South Africa will strengthen its role in the integrated response to the dual epidemics of HIV and TB, and the Covid-19 pandemic, and up-scale interventions to end HIV as a public health threat by 2030.
Deputy President David Mabuza was speaking in his capacity as chairperson of the South African National AIDS Council during his visit to Limpopo, where he led the official commemoration of World AIDS Day at Xikundu, with the aim to intensify the campaign in the fight against the diseases.
This year’s commemoration theme is “Working Together to End Inequalities, Aids, TB and Covid-19. Get Tested. Get Vaccinated. Adhere to Treatment”.
In June of this year, South Africa participated in the United Nations High-Level Meeting on Aids where world leaders made a commitment through a Political Declaration to end HIV/Aids and Inequalities in their respective countries.
“The theme also indicates that these three issues, namely, inequalities, HIV/Aids and pandemics are interlinked. It further implies that the objective of ending Aids must be considered in the context of a fairer and more equitable society with strengthened health systems and improved social security,” Mabuza said.
He encouraged everybody to get tested, not only for HIV, TB and Covid-19, but for non-communicable diseases as well.
Mabuza called for support for all those who test positive for any diseases, especially HIV and TB, and said treatment and care must be free from stigma and discrimination.
“Our fight is real for TB is a curable disease, and HIV is a manageable chronic condition and when those who have tested positive take the antiretroviral treatment properly, this improves the quality of life thereby ensuring that one enjoys a lifespan that is similar to that of an HIV negative person, especially if you start treatment early enough,” he said.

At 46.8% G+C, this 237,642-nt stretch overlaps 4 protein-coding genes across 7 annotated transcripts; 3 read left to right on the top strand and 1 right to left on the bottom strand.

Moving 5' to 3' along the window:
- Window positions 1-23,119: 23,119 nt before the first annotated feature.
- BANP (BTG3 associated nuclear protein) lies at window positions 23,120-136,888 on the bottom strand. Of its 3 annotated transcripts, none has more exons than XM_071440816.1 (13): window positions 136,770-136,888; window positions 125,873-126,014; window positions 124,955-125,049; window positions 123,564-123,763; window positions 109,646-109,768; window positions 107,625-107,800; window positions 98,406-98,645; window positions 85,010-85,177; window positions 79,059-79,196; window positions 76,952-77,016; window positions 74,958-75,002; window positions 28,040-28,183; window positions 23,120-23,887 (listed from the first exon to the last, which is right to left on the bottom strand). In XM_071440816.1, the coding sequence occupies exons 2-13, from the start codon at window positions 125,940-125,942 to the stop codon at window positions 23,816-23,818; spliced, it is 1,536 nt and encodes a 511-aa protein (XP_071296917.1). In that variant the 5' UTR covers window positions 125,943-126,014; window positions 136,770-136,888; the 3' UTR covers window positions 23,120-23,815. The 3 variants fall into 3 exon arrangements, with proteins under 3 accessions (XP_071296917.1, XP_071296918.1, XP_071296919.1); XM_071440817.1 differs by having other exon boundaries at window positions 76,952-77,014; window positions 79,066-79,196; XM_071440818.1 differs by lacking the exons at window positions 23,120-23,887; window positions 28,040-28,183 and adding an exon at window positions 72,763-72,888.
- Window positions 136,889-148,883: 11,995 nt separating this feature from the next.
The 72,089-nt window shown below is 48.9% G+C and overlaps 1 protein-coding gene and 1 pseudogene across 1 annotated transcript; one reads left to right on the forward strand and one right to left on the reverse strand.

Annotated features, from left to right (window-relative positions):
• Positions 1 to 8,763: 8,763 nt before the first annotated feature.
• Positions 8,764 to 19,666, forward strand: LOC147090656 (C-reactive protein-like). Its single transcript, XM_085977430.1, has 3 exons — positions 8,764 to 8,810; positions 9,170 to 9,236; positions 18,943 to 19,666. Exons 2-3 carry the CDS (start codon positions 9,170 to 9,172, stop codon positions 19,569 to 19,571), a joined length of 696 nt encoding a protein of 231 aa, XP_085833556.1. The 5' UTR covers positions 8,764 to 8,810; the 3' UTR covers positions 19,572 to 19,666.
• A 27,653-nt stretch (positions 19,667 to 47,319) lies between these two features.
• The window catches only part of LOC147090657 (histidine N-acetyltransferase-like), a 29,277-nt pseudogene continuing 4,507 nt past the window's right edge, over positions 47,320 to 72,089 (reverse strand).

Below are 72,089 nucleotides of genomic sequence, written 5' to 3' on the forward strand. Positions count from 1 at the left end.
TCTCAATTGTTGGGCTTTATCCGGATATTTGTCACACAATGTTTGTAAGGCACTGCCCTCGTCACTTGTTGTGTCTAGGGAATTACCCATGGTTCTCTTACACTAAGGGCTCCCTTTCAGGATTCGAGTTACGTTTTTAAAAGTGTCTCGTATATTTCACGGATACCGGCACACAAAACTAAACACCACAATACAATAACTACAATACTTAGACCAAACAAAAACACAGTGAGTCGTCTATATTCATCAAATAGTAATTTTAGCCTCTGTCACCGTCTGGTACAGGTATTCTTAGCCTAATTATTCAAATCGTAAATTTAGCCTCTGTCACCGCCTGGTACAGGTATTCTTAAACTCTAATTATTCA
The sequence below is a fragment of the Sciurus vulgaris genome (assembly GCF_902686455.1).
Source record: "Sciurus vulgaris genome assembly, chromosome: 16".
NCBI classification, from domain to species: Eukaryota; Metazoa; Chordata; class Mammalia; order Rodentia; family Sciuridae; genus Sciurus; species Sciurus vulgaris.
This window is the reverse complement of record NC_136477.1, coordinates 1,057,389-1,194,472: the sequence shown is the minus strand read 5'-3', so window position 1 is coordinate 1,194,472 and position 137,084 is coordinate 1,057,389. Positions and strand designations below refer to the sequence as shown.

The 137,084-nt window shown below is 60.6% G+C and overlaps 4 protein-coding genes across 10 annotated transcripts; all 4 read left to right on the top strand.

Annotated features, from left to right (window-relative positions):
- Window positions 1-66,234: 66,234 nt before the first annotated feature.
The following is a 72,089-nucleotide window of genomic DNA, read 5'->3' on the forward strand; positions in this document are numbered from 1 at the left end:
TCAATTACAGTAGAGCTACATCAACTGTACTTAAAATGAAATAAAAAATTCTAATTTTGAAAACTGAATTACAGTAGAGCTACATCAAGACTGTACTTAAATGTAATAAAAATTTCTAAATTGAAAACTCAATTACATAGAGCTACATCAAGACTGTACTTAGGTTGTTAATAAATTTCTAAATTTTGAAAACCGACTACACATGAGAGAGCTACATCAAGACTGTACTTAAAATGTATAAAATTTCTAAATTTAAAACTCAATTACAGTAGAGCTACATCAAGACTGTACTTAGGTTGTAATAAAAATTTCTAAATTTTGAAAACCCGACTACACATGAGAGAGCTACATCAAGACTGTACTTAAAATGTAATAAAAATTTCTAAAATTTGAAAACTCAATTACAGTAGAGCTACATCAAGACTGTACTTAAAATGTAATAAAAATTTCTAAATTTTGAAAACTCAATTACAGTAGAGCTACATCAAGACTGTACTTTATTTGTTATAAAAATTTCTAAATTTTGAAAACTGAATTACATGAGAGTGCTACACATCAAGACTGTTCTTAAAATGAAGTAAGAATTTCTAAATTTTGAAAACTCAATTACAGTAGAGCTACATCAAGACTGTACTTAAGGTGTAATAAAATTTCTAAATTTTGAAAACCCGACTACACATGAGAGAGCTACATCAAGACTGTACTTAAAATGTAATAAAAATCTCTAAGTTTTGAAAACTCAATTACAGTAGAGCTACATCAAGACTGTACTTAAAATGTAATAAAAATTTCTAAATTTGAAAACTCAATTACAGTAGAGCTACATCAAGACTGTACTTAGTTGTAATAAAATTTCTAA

This year marks 40 years since the first cases of what later became known as HIV/Aids were officially reported. Since then, 75-million people worldwide have become infected with HIV and over 8-million of these cases are in South Africa. Over 33-million people across the world have since died from Aids-related illnesses since the start of the global Aids epidemic.
Mabuza also called for the up-scaling of efforts to screen, test and treat people at a community level to reach everyone, especially people with limited access to formal health systems.
“We need to equally scale up our prevention efforts across all levels of society, as this will be a deciding factor in our ability to curb the spread of the epidemic. It is for this reason that our actions count in realising our vision of an HIV-free generation in our lifetime. We recognise the important role of societal institutions such as family, cultural and religious sectors in the prevention of the global Aids epidemic and in treatment, care and support of those infected and affected,” he said.
He added that efforts to combat the pandemic cannot be achieved without the full cooperation of international partners.